Visit: Historic Fort Connah - the Last Hudson Bay Trading Post in the US
History Angus McDonald, Frontier Fur Trader
Author: Albert J. Partoll
The fur trade of the Pacific Northwest in the days of the presettlement frontier presents an imperishable chapter in the history of "Old Oregon," as the Western wilderness was then titled. The quest for great wealth in furs lured many into a dangerous career and a life of adventure. Men who yielded to the spell of the mountains and primitive environment often became part of their surroundings in
thought, habit, and custom in order to survive the isolation and hardships. Once such adaptation took place, there was no retreat, as original standards faded with the acquiring of new patterns of life into this setting in 1839 came Angus McDonald, a young Scotsman from across the Atlantic Ocean; and he, too, was later to respond to the "change" which occupation and boundless domain imposed upon him.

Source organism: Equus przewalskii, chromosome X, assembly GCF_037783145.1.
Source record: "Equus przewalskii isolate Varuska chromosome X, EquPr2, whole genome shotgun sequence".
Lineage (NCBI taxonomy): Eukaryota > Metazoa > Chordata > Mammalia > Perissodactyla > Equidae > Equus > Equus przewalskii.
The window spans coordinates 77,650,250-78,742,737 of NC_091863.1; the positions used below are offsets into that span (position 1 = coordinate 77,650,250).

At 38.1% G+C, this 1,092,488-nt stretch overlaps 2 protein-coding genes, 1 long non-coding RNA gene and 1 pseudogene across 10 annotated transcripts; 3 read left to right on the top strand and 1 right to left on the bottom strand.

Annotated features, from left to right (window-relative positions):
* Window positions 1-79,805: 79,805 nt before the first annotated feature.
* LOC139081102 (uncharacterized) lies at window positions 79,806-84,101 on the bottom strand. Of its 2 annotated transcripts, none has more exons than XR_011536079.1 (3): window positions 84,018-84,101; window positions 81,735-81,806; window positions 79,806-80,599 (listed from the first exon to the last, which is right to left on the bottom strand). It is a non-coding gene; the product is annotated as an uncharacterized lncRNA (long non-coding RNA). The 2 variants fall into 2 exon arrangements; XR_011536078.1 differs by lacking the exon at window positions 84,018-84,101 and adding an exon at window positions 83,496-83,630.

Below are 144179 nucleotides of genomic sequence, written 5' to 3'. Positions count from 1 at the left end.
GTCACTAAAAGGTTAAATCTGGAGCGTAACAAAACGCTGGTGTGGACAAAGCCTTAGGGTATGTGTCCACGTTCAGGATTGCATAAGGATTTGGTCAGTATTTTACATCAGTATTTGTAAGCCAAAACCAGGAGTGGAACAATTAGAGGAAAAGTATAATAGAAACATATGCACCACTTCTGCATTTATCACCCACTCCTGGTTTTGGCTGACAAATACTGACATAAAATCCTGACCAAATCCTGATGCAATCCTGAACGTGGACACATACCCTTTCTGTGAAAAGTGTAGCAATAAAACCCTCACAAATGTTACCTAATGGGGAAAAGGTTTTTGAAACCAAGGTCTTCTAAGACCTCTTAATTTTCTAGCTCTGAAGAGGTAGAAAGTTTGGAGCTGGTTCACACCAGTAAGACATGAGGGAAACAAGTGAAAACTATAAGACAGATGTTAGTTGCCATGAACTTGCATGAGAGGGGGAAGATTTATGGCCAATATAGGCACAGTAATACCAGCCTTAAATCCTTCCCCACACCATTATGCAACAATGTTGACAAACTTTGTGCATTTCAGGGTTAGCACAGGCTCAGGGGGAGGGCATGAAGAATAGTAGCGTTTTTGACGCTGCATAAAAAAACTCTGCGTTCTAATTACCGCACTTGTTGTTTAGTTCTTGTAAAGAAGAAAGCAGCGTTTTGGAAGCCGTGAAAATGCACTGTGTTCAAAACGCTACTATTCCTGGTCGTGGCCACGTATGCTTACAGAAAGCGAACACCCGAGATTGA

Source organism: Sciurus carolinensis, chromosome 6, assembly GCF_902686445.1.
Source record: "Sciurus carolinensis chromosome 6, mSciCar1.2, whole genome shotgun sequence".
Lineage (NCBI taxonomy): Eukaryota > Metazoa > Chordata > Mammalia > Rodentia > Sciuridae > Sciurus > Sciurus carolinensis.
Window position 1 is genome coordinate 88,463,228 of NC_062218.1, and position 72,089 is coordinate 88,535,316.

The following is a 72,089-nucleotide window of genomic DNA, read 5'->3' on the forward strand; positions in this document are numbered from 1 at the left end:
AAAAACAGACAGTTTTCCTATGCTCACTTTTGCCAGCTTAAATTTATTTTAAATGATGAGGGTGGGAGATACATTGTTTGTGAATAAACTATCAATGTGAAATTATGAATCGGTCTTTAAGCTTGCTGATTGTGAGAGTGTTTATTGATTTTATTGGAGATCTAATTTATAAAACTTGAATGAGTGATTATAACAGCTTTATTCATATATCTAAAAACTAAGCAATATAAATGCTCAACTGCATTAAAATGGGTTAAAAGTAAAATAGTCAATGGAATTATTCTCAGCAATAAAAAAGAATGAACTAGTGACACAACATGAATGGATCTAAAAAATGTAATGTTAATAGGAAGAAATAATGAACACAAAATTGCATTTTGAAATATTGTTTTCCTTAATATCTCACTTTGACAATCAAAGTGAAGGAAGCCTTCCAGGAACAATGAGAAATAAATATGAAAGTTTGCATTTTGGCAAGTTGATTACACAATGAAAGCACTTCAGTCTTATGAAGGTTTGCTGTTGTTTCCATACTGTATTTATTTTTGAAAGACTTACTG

As life unfolded, Angus McDonald (1816-1889) became well known in the fur trade of the Pacific Northwest. Once rooted, he chose to remain in the West; and as the fur trade declined, he found new interests as a settler and as a citizen in a territory reborn. Strong family devotion towards his twelve children and his Nez Perce Indian wife welded the course of his life to the land of their birth.'